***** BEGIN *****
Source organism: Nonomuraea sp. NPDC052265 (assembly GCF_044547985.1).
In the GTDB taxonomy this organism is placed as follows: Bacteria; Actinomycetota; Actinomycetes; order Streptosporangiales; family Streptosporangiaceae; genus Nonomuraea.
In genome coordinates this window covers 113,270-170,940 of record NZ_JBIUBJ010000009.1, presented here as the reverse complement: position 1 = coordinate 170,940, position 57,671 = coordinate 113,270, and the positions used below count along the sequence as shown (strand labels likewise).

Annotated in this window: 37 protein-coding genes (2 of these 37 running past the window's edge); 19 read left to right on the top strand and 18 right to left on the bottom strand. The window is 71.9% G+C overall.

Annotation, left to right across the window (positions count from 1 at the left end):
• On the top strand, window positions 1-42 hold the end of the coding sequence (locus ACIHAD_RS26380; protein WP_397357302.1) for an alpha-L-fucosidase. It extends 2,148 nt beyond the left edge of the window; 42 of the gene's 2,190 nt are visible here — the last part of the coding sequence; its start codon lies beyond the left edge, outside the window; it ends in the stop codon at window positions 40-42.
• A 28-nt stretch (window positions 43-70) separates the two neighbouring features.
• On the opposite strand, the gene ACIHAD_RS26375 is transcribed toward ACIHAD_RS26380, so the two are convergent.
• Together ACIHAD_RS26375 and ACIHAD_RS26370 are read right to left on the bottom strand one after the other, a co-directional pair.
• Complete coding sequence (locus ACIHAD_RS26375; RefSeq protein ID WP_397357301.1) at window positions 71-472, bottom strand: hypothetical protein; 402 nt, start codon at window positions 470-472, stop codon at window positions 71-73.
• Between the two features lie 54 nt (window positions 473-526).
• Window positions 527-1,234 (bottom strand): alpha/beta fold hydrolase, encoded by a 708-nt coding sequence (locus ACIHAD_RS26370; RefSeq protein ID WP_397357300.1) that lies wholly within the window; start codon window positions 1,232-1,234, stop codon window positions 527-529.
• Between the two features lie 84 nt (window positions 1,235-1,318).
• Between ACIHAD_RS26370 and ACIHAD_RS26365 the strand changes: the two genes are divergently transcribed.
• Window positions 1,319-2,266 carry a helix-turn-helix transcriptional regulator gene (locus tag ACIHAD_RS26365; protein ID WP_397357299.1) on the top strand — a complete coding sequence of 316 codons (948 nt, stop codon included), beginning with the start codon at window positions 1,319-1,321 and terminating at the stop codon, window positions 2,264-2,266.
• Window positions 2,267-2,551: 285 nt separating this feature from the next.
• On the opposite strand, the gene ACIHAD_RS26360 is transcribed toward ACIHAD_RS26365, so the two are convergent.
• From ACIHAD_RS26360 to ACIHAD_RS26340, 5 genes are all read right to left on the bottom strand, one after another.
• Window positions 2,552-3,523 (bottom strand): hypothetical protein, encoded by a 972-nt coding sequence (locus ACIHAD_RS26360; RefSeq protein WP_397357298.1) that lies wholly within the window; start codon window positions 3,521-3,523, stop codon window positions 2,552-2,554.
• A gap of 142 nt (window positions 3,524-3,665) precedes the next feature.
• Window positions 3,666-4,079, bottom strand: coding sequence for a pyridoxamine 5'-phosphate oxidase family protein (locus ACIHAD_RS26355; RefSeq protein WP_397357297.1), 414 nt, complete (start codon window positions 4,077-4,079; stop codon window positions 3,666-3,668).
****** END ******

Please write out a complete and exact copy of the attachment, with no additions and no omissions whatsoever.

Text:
Source organism: Nonomuraea sp. NPDC052265 (assembly GCF_044547985.1).
In the GTDB taxonomy this organism is placed as follows: Bacteria; Actinomycetota; Actinomycetes; order Streptosporangiales; family Streptosporangiaceae; genus Nonomuraea.
In genome coordinates this window covers 113,270-170,940 of record NZ_JBIUBJ010000009.1, presented here as the reverse complement: position 1 = coordinate 170,940, position 57,671 = coordinate 113,270, and the positions used below count along the sequence as shown (strand labels likewise).

Annotated in this window: 37 protein-coding genes (2 of these 37 running past the window's edge); 19 read left to right on the top strand and 18 right to left on the bottom strand. The window is 71.9% G+C overall.

Annotation, left to right across the window (positions count from 1 at the left end):
• On the top strand, window positions 1-42 hold the end of the coding sequence (locus ACIHAD_RS26380; protein WP_397357302.1) for an alpha-L-fucosidase. It extends 2,148 nt beyond the left edge of the window; 42 of the gene's 2,190 nt are visible here — the last part of the coding sequence; its start codon lies beyond the left edge, outside the window; it ends in the stop codon at window positions 40-42.
• A 28-nt stretch (window positions 43-70) separates the two neighbouring features.
• On the opposite strand, the gene ACIHAD_RS26375 is transcribed toward ACIHAD_RS26380, so the two are convergent.
• Together ACIHAD_RS26375 and ACIHAD_RS26370 are read right to left on the bottom strand one after the other, a co-directional pair.
• Complete coding sequence (locus ACIHAD_RS26375; RefSeq protein ID WP_397357301.1) at window positions 71-472, bottom strand: hypothetical protein; 402 nt, start codon at window positions 470-472, stop codon at window positions 71-73.
• Between the two features lie 54 nt (window positions 473-526).
• Window positions 527-1,234 (bottom strand): alpha/beta fold hydrolase, encoded by a 708-nt coding sequence (locus ACIHAD_RS26370; RefSeq protein ID WP_397357300.1) that lies wholly within the window; start codon window positions 1,232-1,234, stop codon window positions 527-529.
• Between the two features lie 84 nt (window positions 1,235-1,318).
• Between ACIHAD_RS26370 and ACIHAD_RS26365 the strand changes: the two genes are divergently transcribed.
• Window positions 1,319-2,266 carry a helix-turn-helix transcriptional regulator gene (locus tag ACIHAD_RS26365; protein ID WP_397357299.1) on the top strand — a complete coding sequence of 316 codons (948 nt, stop codon included), beginning with the start codon at window positions 1,319-1,321 and terminating at the stop codon, window positions 2,264-2,266.
• Window positions 2,267-2,551: 285 nt separating this feature from the next.
• On the opposite strand, the gene ACIHAD_RS26360 is transcribed toward ACIHAD_RS26365, so the two are convergent.
• From ACIHAD_RS26360 to ACIHAD_RS26340, 5 genes are all read right to left on the bottom strand, one after another.
• Window positions 2,552-3,523 (bottom strand): hypothetical protein, encoded by a 972-nt coding sequence (locus ACIHAD_RS26360; RefSeq protein WP_397357298.1) that lies wholly within the window; start codon window positions 3,521-3,523, stop codon window positions 2,552-2,554.
• A gap of 142 nt (window positions 3,524-3,665) precedes the next feature.
• Window positions 3,666-4,079, bottom strand: coding sequence for a pyridoxamine 5'-phosphate oxidase family protein (locus ACIHAD_RS26355; RefSeq protein WP_397357297.1), 414 nt, complete (start codon window positions 4,077-4,079; stop codon window positions 3,666-3,668).